Restaurant Review – Soi 38 in Washington, D.C.:

Soi 38, on L & 21st St NW, is bringing authentic Thai street food to Washington, D.C. Owners Nat Ongsangkoon and Dia Khanthongthip hail from Bangkok, and named their restaurant for the popular night market in their native city. With additional inspiration from chef Mitchai Pankham, who hails from northern Thailand, Soi 38 showcases Thai food above and beyond what your average chain spot has on the menu. The Thai food here is authentic, fresh and fun, bursting with flavor and bringing classics to life.

The menu at Soi 38 was recently redesigned, allowing you to choose your experience, either staying in your comfort zone or exploring a more unique and inspired collection of dishes. After moving through your starters and soups, the rest of the menu breaks up into several categories, starting with the familiar Thai food most Americans know — look for your Pad Thai here. The second section kicks things up with some diversity, and finally a third section offers a range of more authentic Thai dishes you may not be familiar with at all.

Consider the three categories a Basic 101, Intermediate, and Advanced series of courses on Thai cuisine. And with food this good, you’ll want to be sure you attend class regularly and diligently do your homework.

Try the Prik Tod, chicken and shrimp stuffed fried serrano chiles, served with a creamy sriracha dip. The heat from the serrano carries through each bite without overpowering or blasting out the other flavors, making for a craveable starter or snack. Another standout was the Ped Roti, featuring flavorful slow-roasted duck wrapped in a savory, soft roti shell and served with several dipping sauces.

Don’t pass on their soups, such the Tom Ka Gai, or Khao Soi, a spicy and delectable curry soup with coconut milk and chile, served with wide egg noodles, topped with crunchy noodles, and featuring tender chicken drumsticks. I’ve had dozens of Thai-style curry soups, and none matched this. The richness and complexity of the flavors in every spoonful were phenomenal — you won’t be blamed for wanting to lick the bowl or order a second round.

For your entree, consider either the Pla Neung Manow, the whole steamed catch of the day, wrapped in banana leaves to retain moisture and stuffed with lemongrass, chili, garlic, or the Pla Rad Prik, whole fried catch of the day, served with Thai spicy chili sauce and jasmine rice.

There are dozens of other dishes to try, and nothing I sampled disappointed. Even simple combinations of classic Thai ingredients – fresh shrimp, garlic, fish sauce, chile, lime – managed to be packed with flavor, jumping off the plate with crisp, fresh taste.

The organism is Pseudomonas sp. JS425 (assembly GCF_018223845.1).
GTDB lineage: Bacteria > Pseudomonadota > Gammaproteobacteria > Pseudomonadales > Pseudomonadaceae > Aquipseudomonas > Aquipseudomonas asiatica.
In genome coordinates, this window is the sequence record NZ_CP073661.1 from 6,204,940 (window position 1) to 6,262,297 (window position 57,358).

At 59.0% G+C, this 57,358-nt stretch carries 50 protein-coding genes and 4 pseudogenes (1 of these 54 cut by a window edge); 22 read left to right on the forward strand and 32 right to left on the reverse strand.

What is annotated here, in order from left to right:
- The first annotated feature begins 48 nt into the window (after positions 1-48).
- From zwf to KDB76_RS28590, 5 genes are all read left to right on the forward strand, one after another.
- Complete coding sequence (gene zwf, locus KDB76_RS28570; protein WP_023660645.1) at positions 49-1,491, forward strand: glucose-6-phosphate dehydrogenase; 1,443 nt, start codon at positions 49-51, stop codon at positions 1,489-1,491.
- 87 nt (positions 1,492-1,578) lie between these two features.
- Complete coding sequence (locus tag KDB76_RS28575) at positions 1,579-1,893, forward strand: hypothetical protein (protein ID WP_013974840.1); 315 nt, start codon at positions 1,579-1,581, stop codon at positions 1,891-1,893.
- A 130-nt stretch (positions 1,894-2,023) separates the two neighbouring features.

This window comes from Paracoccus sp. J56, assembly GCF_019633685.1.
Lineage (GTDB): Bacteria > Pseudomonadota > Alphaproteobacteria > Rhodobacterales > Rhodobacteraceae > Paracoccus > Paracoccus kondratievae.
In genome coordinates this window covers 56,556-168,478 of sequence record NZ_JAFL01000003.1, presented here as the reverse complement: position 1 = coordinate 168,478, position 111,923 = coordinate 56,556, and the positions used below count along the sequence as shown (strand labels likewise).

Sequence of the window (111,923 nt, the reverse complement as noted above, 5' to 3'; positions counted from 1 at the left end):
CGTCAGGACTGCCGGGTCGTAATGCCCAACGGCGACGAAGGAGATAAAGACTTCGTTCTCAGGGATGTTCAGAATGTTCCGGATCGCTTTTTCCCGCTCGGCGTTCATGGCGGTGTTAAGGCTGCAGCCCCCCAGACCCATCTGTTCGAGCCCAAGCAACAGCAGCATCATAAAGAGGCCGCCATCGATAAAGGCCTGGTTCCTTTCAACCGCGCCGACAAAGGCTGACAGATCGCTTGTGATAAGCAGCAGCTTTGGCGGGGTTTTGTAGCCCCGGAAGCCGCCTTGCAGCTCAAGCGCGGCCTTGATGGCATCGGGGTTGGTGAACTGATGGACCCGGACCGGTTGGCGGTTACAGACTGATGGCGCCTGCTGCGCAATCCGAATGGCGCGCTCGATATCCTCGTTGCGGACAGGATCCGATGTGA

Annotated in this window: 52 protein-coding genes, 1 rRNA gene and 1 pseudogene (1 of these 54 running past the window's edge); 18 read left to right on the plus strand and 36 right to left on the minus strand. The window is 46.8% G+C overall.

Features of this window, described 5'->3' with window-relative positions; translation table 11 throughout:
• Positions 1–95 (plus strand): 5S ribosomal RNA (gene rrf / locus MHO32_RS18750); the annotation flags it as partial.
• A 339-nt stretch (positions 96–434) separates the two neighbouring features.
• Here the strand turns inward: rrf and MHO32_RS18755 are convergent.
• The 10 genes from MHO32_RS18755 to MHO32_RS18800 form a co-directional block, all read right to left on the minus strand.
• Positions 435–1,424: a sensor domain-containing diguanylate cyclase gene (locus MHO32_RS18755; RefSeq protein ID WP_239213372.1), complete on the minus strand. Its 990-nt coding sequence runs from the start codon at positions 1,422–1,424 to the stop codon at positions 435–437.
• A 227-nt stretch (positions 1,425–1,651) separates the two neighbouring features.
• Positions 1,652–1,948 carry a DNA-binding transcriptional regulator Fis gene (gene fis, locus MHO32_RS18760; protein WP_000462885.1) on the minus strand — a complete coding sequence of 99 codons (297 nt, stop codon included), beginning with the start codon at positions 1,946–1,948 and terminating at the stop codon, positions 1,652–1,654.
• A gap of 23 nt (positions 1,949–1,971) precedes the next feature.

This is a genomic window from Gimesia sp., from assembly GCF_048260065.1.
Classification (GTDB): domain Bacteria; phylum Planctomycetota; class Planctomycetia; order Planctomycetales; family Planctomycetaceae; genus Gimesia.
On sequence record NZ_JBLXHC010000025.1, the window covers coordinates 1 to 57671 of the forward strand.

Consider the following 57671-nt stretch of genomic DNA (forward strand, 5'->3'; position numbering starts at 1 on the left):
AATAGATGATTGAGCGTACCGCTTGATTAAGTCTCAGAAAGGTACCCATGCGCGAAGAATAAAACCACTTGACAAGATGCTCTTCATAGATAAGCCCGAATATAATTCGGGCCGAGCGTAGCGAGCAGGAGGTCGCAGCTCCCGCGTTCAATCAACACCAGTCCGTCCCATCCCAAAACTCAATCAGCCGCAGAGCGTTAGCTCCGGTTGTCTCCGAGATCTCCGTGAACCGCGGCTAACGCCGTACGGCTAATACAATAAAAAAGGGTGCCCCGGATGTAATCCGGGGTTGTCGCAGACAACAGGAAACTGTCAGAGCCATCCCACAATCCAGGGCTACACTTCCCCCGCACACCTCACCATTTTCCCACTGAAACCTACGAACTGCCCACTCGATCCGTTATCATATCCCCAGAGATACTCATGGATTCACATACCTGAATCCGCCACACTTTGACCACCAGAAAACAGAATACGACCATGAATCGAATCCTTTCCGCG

You’ll also find a series of fun cocktails on the menu. This includes twists on classics, such as the Matcha Green Tea Old Fashioned, or the Thai Manhattan. Some cocktails draw inspiration from Thai dishes, like the Som Tum Sling, modeled after Som Tum green papaya salad, while others draw inspiration from a locale, such as the Koh Pi Pi Daiquiri, made to whisk you away to the picturesque island. The Manhattan and Old Fashioned are served in individual bottles, tagged with their ingredients, while a drink such as Emperor’s Punch is served for two from a beautiful porcelain teapot.

Close out the meal with authentic Thai desserts. Try the Mochi rice dumplings, sticky rice flour dumplings with black sesame seed paste, served in a sweet broth ideal for a cold winter night, or the impossibly gorgeous Thai bean fruits, mashed mung beans coated with sugar and paste, and painstakingly designed and painted to look like bright mini peppers or tropical fruits.

As someone with an upcoming trip to Thailand in the works (more on that in the future), dining at Soi 38 felt like a wonderful preview, an exclusive sneak peek, of the types of food and flavors I can expect to find during my travels, whether in Bangkok or Chiang Mai. Nat and Dia and their team are welcoming and friendly, and make you feel right at home. Their love of the cuisine being served and of their homeland as a whole comes through in each dish brought to the table, making the entire experience that much more rewarding. Step beyond the Thai food you’re more familiar with, and stroll down Soi 38 to see what Bangkok is really cooking up.

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